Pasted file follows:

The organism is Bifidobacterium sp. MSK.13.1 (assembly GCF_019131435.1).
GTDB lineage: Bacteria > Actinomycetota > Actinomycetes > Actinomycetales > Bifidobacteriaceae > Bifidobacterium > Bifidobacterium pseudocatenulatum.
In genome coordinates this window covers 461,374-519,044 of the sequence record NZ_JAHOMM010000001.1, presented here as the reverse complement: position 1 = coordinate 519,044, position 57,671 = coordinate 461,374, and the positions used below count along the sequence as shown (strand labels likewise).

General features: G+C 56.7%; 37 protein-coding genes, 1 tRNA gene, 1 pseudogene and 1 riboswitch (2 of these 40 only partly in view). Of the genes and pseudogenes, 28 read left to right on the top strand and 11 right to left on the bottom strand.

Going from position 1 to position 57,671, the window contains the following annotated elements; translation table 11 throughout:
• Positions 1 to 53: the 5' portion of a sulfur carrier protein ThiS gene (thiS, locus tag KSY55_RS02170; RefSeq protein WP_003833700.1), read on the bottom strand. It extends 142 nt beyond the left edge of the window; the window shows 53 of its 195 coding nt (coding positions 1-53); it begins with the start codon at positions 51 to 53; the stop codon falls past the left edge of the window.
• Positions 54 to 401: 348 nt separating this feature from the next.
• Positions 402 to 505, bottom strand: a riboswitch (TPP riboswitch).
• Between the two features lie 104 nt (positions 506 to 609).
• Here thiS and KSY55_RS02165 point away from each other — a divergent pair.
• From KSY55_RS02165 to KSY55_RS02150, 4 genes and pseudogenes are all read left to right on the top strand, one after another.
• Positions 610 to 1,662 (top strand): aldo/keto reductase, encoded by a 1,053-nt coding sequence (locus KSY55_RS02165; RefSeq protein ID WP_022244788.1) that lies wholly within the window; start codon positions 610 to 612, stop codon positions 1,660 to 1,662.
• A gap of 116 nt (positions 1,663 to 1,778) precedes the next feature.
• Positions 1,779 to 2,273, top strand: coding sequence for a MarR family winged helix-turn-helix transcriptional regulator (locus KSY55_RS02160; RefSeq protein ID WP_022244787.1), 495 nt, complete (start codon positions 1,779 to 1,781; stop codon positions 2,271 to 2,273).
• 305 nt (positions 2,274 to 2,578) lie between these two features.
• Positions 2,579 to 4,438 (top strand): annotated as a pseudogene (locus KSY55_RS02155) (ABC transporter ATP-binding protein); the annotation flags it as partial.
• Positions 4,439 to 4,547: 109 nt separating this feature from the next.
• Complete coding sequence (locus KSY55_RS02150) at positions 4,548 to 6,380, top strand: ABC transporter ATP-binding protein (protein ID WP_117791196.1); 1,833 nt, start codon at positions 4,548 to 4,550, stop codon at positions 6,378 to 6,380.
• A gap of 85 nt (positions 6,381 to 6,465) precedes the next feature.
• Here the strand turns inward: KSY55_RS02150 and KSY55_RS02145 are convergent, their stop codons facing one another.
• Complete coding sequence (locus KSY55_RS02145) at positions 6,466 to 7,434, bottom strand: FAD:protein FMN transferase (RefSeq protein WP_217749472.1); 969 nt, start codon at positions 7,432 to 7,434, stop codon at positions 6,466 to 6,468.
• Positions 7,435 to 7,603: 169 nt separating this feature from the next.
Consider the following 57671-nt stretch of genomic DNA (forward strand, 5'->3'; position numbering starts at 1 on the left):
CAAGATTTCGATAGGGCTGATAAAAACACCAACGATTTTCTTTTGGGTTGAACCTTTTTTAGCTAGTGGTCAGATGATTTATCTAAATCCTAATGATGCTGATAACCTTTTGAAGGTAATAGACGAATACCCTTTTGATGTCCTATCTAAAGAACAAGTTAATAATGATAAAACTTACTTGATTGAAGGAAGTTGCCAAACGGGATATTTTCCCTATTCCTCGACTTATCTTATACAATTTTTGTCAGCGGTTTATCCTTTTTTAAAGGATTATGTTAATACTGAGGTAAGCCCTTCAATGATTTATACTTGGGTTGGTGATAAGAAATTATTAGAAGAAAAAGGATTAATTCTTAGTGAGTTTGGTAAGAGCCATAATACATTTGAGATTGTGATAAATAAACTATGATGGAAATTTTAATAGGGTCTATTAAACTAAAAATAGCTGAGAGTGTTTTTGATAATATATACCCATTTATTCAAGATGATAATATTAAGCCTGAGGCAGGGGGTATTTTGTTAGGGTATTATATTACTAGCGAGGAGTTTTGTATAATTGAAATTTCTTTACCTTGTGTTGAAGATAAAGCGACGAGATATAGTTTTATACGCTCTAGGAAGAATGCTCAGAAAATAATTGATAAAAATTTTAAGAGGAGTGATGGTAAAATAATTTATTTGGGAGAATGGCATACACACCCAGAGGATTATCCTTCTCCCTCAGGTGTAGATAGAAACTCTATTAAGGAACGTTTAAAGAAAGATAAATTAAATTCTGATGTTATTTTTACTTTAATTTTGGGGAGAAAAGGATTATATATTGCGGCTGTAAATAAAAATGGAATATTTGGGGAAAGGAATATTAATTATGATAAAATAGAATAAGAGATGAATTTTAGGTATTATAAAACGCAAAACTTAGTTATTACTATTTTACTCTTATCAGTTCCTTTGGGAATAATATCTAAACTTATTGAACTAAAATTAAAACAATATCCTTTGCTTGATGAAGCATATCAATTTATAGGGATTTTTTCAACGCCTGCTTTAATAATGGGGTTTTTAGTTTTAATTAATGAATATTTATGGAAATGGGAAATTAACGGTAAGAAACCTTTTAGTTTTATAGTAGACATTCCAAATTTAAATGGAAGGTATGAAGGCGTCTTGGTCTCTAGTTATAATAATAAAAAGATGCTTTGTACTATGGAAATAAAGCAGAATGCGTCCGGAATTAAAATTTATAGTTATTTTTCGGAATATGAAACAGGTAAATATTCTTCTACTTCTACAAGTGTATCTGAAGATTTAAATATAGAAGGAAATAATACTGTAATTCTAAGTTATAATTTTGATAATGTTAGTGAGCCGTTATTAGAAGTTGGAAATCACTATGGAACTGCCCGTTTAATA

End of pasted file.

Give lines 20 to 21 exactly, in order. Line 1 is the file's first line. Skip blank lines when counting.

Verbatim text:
• Here the strand turns inward: KSY55_RS02150 and KSY55_RS02145 are convergent, their stop codons facing one another.
• Complete coding sequence (locus KSY55_RS02145) at positions 6,466 to 7,434, bottom strand: FAD:protein FMN transferase (RefSeq protein WP_217749472.1); 969 nt, start codon at positions 7,432 to 7,434, stop codon at positions 6,466 to 6,468.